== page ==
It’s come to that time of year again, when we’re actively marketing the horses we have for sale.
Many breeders sell their foals at birth, to go at weaning, and take deposits as they are born to then have them go in the autumn. We take a slightly different approach to many other breeders, partly because we don’t want to tempt fate (yes, we’re a bit superstitious), partly because we wean at 7 months, then get our foals professionally handled and started properly, and partly because a number of years ago we took a deposit on a 3 month old colt who the day after he was sold decided to jump barbed wire instead of go through the open gate next to it and I had to explain to his devastated new owner why she wouldn’t be getting her horse. Not something I want to repeat. (Yes, Jimmy, we’re looking at you!). This means that by the time our horses are ready to go, it’s usually the New Year and they are around 9 months old. They’re ready to go and do things straight away and they’re happy, steady, sane horses who understand what their new owners are asking them to do and so don’t get themselves into trouble.
(Photo Credit: Rhona Barnett.)
” Nadolig Llawen!”
We love getting updates from our foals in their new homes, and this fabulous gem of a photograph arrived in my inbox this morning from Elvis and his new mum, Rhona.
So, given that Elvis is in the festive spirit (and is looking AMAZING in his new home), everyone at Doghill would like to wish you all a very Happy Christmas and a wonderful New Year!
Our festive preparations are rapidly gathering pace, Charlotte is beside herself with excitement at the prospect of Father Christmas arriving, she has watched the film “Frozen” too many times to count, and we’re already stuffed full on too many mince pies!
In the spirit of Christmas, and too many Christmas films, here is a useful little Welsh phrase for those of you with children which is going to be used a LOT in our house with Charlotte this Christmas!
“Oes rhaid i ni wylio Frozen eto?!!” (Do we have to watch “Frozen” AGAIN??!)
Merry Christmas and Happy New Year folks!
We’re currently in the process of getting our Christmas cards sorted. Whilst going through our huge file of pictures to find the perfect one that represents everything we think a Doghill Christmas is about, I came across a snap I took of my Lusitano mare Sophia in heavy snow about 10 years ago. Sophia was a “quirky” girl who was given to me by a friend with the immortal words; “if you can catch her, you can have her”. Well, never one to resist a challenge (especially where horses are concerned) I promptly caught her and I “had” her.
In the interests of full disclosure, it’s probably pertinent to mention at this point that Sophia was semi-wild, hated to be touched and it took 4 days and a lot of bribery and fast thinking to get anywhere near her in a 10 acre field, let alone catch her. But I digress. My point is that Sophia had, at the age of 10, never, ever worn a rug.
Rugging a horse is a very emotive issue. There are the “a horse wouldn’t have a rug in the wild” brigade and so their horses never wear a rug, even when the horse is soaking wet and shivering with cold in a field in a howling storm, and then at the other end of the spectrum, there are the “my horse has a full coat, but it is never ever not rugged because I like it warm and cosy” people and you’ll find their horse sweating in a heavy rug, in hot sun, because it was cold 3 days ago and it might be cold next week.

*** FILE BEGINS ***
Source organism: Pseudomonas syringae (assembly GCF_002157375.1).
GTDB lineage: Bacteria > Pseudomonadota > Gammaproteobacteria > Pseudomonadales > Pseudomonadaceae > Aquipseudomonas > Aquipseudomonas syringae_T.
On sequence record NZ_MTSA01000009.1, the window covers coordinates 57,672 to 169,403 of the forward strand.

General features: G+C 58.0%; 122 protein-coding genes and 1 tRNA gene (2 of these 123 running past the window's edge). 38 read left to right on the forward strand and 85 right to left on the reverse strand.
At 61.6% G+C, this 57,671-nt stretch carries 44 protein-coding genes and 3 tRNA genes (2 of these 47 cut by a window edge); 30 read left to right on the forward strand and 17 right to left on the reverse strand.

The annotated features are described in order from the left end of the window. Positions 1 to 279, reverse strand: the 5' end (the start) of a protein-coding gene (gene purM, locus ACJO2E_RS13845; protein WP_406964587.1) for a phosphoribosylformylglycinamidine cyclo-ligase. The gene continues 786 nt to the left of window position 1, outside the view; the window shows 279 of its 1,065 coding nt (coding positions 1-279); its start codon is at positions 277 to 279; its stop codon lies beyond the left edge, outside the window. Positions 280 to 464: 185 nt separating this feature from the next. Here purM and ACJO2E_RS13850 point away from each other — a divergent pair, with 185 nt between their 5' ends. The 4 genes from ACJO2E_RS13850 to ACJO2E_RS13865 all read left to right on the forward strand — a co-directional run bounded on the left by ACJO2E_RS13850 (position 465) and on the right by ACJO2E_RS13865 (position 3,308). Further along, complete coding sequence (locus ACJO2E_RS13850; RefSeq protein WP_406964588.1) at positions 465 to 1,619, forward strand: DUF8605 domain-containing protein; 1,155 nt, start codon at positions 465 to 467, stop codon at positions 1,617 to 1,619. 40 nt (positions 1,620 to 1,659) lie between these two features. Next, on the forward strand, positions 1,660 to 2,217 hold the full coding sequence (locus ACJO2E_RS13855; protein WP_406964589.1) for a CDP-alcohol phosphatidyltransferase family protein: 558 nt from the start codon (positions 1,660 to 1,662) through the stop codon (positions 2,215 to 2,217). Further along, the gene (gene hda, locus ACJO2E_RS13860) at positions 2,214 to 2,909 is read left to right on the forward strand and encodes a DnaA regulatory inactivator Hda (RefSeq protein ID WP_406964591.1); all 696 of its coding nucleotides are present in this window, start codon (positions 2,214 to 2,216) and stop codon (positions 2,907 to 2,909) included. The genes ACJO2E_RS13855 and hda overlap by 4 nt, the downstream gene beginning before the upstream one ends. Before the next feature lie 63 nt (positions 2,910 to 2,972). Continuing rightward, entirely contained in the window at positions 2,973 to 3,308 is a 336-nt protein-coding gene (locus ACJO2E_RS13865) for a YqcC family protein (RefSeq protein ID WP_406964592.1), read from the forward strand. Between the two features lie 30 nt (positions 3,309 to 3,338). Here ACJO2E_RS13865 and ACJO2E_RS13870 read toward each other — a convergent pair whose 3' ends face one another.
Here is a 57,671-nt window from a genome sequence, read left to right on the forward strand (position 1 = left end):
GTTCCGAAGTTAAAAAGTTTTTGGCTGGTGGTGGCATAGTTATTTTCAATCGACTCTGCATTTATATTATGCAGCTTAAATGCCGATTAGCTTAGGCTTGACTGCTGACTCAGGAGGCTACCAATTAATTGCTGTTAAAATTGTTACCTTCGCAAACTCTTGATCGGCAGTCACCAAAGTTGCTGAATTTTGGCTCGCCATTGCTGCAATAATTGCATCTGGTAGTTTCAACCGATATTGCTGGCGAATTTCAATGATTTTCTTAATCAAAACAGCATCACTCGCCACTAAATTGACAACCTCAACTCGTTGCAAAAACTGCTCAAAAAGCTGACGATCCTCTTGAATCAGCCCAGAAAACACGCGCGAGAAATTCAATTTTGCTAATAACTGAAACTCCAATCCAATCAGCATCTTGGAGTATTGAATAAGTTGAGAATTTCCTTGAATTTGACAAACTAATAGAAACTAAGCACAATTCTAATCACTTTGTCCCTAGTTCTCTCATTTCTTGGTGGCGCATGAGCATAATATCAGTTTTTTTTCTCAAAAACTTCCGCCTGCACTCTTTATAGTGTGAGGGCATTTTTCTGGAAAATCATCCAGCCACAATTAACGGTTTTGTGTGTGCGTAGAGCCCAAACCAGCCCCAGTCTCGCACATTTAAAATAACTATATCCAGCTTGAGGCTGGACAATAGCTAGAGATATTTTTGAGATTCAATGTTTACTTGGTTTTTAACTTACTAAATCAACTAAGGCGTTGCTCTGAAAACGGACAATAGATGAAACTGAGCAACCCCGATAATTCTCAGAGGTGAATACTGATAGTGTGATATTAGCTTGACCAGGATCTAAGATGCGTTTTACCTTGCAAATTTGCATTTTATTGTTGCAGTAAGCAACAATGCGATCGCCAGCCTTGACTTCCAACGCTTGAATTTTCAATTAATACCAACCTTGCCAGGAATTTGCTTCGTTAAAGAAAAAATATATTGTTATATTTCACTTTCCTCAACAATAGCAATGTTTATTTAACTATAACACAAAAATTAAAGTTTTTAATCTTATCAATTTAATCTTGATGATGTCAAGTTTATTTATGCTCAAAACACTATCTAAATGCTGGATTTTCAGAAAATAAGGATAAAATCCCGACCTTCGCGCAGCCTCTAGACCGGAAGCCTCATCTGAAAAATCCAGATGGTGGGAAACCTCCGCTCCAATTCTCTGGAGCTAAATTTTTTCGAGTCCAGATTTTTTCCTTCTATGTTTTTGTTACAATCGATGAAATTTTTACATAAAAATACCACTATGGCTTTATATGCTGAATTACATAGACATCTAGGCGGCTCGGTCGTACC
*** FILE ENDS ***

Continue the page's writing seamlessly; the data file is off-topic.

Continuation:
However, the great majority of horse owners fall somewhere in between and are pretty sensible in their approach. When they are deciding whether their horse should wear a rug they have to take into account considerations like whether the horse is clipped, unclipped, stabled or living out and this impacts their decision.
Going through some pictures, I stumbled across these taken of Huw in candid moments. If you ask him, he will always deny that he likes horses.
What he’ll never tell you, is that he is always the first one to give scratches and cuddles to the mares when he thinks you’re not looking, he’s always the one up through the night with the mares when they’re foaling and the first one to handle their new born foals. He also doesn’t tell you that he has a massive soft spot for Mickey, our daughter’s pony. Of all the mares, Queenie especially has a soft spot for Huw, because he looked after her when she was ill and she knows he usually has apples or pony cubes in his pocket.
Huw, of course, will always claim that he’s not giving he cuddles or treats and that any horse he’s seen giving affection to mugged him!
“For sale” (To the right home)
When we sell our horses, we’re often asked why we insist on potential new owners coming to meet our horses in person before they commit to them, especially given the number of horses that are sold “unseen” over the internet via videos and pictures. There’s nothing wrong with buying “unseen”, providing you know exactly what you are doing and indeed, to be fair we’ve done it a number of times ourselves.
But as a small stud that has invested huge amounts of time and emotional energy in getting our foals to the point where they are ready to go to their new homes, we can afford to be (and often are) very picky about where we place our horses. When you’ve stayed up all night with pregnant mares in labour, watched their foals take their first breath and first wobbly footsteps, then seen those foals grow and develop, it’s only natural to want the best home for them.